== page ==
Crocheting Blanket Squares Together

Apparently I crochet blanket squares together in a strange and unusual way!  I tried to find a tutorial to show a friend how I do it, but I couldn’t find anything quite like it… so I thought I’d better write my own! :o)

I don’t like sewing.  There, I said it.  When faced with a giant pile of squares ready to combine into a blanket there was no way that sewing was going to be the answer.  I had seen various “join-as-you-go” methods but that requires too much early planning.  I like to make a giant pile of squares, then lay them out all over the floor to decide on the layout, and then join them.  So I came up with a method which is kind of like “join-as-you-go” except that I do it all at the end :o)

Here are the 4 tiny squares I made quickly to demonstrate the technique.  These intentionally have different numbers of stitches on the edges, because it doesn’t matter :o)  I tend to make very random blankets, so the edges are always different numbers! :o)  The arrows show the order we’re going to crochet along the edges.  This can easily be expanded to the size of your blanket, just keep going all the way along one column before going around the top and down.

For the edging I usually use black, but here I’m using green as it showed up nicely against my red background :o)  I work a very simple border.  Join in a corner, ch3 (counts as a dc) and then dc in the same space. dc in the first stitch below, chain 1, skip a stitch and dc in the next.  Repeat across.  2dc, chain2, 2 dc in the corner.  Repeat pattern across the second edge, 2dc in the corner and then chain 2.

The edge pattern can be easily adjusted depending upon the number of stitches on the edge of your square, you just need to ensure you have the same number of spaces each time.  Sometimes this will mean not skipping so many stitches if you have a small square, or perhaps skipping 2 stitches beneath a chain if you square is larger.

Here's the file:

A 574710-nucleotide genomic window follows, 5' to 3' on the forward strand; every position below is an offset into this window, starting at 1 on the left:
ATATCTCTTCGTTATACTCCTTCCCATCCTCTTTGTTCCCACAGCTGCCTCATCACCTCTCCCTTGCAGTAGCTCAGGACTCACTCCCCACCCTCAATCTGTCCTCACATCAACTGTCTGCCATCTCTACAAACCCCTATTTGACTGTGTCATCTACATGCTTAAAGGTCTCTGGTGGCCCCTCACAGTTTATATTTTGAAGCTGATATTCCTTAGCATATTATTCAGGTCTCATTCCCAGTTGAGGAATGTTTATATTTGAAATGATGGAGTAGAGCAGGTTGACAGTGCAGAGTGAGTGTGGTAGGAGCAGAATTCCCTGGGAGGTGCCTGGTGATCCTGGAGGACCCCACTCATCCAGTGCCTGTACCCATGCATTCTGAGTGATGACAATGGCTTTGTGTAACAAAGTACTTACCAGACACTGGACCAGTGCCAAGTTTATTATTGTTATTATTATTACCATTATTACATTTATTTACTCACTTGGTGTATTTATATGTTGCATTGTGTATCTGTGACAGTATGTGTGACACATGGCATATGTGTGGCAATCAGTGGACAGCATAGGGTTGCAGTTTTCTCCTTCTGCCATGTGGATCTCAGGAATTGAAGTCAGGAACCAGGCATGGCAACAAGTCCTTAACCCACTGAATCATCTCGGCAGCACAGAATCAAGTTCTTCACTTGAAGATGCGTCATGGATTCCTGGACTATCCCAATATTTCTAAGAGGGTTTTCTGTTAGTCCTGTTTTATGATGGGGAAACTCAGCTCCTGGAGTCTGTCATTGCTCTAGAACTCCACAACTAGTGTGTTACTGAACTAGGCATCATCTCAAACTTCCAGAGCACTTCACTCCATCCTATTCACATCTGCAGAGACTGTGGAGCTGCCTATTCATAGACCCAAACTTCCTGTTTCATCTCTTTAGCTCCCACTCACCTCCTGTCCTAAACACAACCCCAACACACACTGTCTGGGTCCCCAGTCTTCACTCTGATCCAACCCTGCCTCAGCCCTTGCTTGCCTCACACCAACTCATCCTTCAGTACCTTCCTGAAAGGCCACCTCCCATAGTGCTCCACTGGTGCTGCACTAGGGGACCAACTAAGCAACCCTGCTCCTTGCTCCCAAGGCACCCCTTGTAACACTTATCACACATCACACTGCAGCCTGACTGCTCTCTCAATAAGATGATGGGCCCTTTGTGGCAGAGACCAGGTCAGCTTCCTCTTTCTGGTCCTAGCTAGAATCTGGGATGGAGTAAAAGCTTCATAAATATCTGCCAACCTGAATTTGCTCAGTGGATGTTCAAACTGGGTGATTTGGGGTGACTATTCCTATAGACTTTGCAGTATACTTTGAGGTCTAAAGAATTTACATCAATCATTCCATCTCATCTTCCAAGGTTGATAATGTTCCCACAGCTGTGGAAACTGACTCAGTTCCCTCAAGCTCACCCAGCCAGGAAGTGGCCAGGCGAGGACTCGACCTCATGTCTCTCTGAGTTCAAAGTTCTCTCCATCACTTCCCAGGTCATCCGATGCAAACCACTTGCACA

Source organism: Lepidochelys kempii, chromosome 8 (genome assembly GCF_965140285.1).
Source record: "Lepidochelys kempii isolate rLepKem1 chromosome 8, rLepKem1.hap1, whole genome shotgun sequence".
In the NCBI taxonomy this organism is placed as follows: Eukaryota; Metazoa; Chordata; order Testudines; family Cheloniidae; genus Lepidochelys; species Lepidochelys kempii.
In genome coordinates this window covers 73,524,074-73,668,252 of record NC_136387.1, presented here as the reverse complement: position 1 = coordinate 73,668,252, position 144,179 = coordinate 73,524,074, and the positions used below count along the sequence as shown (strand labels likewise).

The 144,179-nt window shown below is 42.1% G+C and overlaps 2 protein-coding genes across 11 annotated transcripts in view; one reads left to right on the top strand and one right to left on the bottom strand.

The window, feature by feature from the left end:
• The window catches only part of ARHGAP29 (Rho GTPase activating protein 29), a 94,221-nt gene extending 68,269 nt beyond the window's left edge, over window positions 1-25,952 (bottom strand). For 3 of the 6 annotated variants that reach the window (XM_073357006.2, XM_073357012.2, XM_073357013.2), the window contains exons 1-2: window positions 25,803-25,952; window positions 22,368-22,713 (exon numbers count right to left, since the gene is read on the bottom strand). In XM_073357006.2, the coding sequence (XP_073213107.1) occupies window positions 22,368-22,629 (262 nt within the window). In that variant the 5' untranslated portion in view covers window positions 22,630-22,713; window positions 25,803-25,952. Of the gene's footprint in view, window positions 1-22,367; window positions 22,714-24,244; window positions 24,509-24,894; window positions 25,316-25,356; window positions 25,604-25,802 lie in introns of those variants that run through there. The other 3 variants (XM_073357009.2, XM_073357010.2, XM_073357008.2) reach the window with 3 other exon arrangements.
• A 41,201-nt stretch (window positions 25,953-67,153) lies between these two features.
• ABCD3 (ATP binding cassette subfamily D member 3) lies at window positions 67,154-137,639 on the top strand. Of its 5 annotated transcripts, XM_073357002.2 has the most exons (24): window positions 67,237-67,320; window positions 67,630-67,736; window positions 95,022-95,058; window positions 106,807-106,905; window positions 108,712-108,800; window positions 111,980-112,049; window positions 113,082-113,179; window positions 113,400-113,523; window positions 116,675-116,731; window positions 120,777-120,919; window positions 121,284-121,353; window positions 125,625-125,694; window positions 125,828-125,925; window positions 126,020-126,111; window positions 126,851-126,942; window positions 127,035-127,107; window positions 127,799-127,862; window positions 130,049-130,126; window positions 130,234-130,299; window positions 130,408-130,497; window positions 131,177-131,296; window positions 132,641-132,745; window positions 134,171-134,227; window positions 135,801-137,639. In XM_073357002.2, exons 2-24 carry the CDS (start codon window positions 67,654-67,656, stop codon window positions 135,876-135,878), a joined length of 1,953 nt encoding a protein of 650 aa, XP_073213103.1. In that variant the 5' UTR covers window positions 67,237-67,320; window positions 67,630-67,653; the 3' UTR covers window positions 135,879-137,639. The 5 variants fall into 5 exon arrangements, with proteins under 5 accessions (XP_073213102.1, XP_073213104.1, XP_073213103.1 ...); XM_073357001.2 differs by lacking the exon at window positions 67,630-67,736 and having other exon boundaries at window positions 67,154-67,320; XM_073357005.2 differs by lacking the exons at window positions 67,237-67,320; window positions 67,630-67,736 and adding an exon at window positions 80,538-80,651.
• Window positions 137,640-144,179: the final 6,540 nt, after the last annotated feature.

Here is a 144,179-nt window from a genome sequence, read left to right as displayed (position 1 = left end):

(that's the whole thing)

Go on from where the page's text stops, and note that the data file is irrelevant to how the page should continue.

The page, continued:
Your next 2 dc go in the corner of the next square.  Now we start joining!  As my second square is smaller than the first I’m going to skip the first and last dc’s so I can still get 5 chain spaces across the edge easily.  So to continue the pattern I would do a chain next, but first, I’m going to slip stitch into the first chain space on the first square, like this:

So now the pattern becomes: dc, slip stitch into chain space, chain 1, skip a stitch, dc in next stitch.  Repeat across to join the 2 squares and then 2dc in the corner.  Slip stitch into the chain 2 space in the corner of the first square, and then chain 2 and 2 dc into the corner of this square.

Now you’re going to continue your border patter along sides 4 and 5.  At this point if you had more squares you would repeat what we just did above, but as we don’t, we’ll crochet down the other side (6 & 7).  At the bottom we join the third square in just the same way as we did the second, with the second 2dc of the corner jumping into the next square.

After side 8 you’ll be faced with a more interesting looking corner, although you do just the same as you would expect – slip stitch into the space next to you and then do your chain 2 and 2dc.  The fourth time you come to that corner it gets a little more interesting – you need to slip stitch into the chain 2 space on the previous square, then chain 2, and then slip stitch into the chain 2 space of the bottom left square before doing your second 2 dc in the corner.  Hopefully the pictures explain all this better than my words!

In case you’re struggling on how to hold the squares, here’s a photo of the way I hold to to the slip stitches between the squares.  Also a photo of the finished squares! :o)

The border lies flat almost immediately, and after a wash and dry it’s even better :o)  I’ve used this on all of my blankets so far and it works up really quickly.  Plus there’s only ever 2 ends to sew in – the start and the finish!  Assuming you have a large enough ball of yarn to do the whole lot in one go of course! :o)

Sasha decided to get in the way just as I was trying to take the final photo, so I thought I’d share this photo too :o)

Obviously if you have any questions please leave a comment :o)

2 Responses to “Crocheting Blanket Squares Together”

  1. Angela Gordon says:

    That looks great and I’ve seen the finished effect which is lovely.

    Funny but I never thought of anyone sewing together crochet squares. I have never joined them your way but used a crochet herringbone type of stitch (dc in left square, dc in right square all the way to end) to create long strips which I then joined also with the herringbone stitch. I have even joined knitting using it!

    • Katherine says:

      I’ve seen that way of doing it… but it creates more ends to sew in than mine ;o)
      Colette posted that she was going to research sewing methods for joining her squares, which prompted me to write this to save her the tedium of all that sewing! :o)

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